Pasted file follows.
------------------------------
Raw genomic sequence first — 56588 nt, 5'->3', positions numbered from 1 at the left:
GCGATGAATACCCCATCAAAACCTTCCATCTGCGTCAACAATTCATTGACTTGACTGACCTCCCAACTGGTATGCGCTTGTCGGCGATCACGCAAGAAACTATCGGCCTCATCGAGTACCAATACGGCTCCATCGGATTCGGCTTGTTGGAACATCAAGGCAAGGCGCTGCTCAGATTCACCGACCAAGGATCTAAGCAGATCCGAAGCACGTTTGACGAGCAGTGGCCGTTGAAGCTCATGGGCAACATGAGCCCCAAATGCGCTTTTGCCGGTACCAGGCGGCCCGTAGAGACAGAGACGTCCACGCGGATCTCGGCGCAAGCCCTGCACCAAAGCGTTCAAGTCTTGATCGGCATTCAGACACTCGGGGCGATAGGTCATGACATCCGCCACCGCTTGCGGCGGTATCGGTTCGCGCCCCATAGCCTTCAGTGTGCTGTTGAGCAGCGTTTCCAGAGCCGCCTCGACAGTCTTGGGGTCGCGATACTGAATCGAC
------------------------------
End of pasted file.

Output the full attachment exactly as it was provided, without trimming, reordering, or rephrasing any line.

Raw genomic sequence first — 56588 nt, 5'->3', positions numbered from 1 at the left:
GCGATGAATACCCCATCAAAACCTTCCATCTGCGTCAACAATTCATTGACTTGACTGACCTCCCAACTGGTATGCGCTTGTCGGCGATCACGCAAGAAACTATCGGCCTCATCGAGTACCAATACGGCTCCATCGGATTCGGCTTGTTGGAACATCAAGGCAAGGCGCTGCTCAGATTCACCGACCAAGGATCTAAGCAGATCCGAAGCACGTTTGACGAGCAGTGGCCGTTGAAGCTCATGGGCAACATGAGCCCCAAATGCGCTTTTGCCGGTACCAGGCGGCCCGTAGAGACAGAGACGTCCACGCGGATCTCGGCGCAAGCCCTGCACCAAAGCGTTCAAGTCTTGATCGGCATTCAGACACTCGGGGCGATAGGTCATGACATCCGCCACCGCTTGCGGCGGTATCGGTTCGCGCCCCATAGCCTTCAGTGTGCTGTTGAGCAGCGTTTCCAGAGCCGCCTCGACAGTCTTGGGGTCGCGATACTGAATCGAC